Why Making Friends Is More Difficult for Children with ADHD
Friends are important for youngsters' mental and physical wellbeing. Stress born of social isolation and peer conflict suppresses the immune system and increases vulnerability to illness and depression.
For your child to master the art of getting along with others, making friends, and maintaining healthy relationships, you will need to teach a number of essential social skills.
Unfortunately, many children with ADHD symptoms have poor social skills because they do not tune in to the subtleties of social interactions or misread social cues. They benefit from reminders to pay attention, and they can often be more objective when watching how peers interact with one another.
Importance of Maturity Level
For children to get along with one another, maturity level is more important than age. If your youngster's social skills are very poor, she may have fewer conflicts and more in common with younger children.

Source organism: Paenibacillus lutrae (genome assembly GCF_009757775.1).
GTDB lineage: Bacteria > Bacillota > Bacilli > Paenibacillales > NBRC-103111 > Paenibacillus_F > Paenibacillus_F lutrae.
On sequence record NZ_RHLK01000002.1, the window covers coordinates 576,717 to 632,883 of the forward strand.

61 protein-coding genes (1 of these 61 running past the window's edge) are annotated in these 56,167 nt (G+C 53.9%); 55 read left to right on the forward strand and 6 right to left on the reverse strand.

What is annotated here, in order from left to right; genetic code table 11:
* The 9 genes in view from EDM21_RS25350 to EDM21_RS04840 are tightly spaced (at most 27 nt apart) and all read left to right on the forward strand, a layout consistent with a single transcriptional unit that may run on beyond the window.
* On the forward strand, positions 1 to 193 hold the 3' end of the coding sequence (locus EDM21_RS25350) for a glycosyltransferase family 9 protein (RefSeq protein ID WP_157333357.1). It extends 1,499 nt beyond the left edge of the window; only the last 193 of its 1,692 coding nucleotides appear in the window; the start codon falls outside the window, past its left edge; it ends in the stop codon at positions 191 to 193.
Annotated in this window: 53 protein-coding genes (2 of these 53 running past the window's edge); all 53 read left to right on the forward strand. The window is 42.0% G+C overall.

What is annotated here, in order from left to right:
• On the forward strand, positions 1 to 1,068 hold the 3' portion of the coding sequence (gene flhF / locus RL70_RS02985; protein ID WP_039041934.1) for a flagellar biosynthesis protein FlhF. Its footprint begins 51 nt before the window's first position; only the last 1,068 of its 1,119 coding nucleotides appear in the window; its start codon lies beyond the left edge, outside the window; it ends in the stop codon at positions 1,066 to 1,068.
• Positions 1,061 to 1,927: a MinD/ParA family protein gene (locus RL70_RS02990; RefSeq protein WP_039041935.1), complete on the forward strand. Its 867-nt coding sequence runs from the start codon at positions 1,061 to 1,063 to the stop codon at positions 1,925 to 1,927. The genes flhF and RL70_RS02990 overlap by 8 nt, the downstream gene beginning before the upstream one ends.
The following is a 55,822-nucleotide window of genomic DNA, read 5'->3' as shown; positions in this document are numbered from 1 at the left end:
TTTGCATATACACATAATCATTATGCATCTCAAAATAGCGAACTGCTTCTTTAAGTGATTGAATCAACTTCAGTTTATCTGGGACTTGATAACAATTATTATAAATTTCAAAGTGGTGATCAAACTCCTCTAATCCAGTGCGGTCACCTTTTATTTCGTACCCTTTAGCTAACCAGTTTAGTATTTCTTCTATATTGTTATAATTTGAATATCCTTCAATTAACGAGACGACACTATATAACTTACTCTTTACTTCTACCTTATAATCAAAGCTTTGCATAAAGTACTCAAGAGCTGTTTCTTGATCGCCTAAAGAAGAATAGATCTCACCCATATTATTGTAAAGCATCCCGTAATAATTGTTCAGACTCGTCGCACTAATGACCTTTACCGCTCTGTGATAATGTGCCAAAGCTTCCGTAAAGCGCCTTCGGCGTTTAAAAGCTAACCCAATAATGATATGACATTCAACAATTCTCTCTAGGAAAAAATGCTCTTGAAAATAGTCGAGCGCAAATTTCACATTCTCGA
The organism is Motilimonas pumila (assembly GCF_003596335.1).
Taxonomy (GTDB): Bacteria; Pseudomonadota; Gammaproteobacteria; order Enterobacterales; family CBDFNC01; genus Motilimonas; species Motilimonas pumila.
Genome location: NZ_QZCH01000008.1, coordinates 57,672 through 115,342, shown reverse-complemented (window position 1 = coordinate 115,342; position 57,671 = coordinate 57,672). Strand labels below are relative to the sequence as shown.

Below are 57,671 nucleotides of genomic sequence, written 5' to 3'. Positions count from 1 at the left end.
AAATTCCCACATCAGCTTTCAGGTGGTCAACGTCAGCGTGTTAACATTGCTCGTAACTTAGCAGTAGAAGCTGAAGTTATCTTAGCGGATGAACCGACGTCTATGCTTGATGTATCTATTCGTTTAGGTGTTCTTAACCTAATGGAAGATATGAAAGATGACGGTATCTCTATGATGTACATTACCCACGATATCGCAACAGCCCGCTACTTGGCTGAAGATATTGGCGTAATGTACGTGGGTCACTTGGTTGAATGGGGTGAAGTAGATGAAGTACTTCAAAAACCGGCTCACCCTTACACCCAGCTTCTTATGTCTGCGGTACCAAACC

And since older children tend to make allowances for younger ones, they are often more tolerant of immature behavior. Hence, your child may do better with playmates that are younger or older than with people her own age.
To help your child make friends at school, you might have the teacher ask a classmate to mentor your child and provide tips for getting along with others. Research indicates that simply having a well-liked student and an unpopular one do a project together provides an enduring social boost.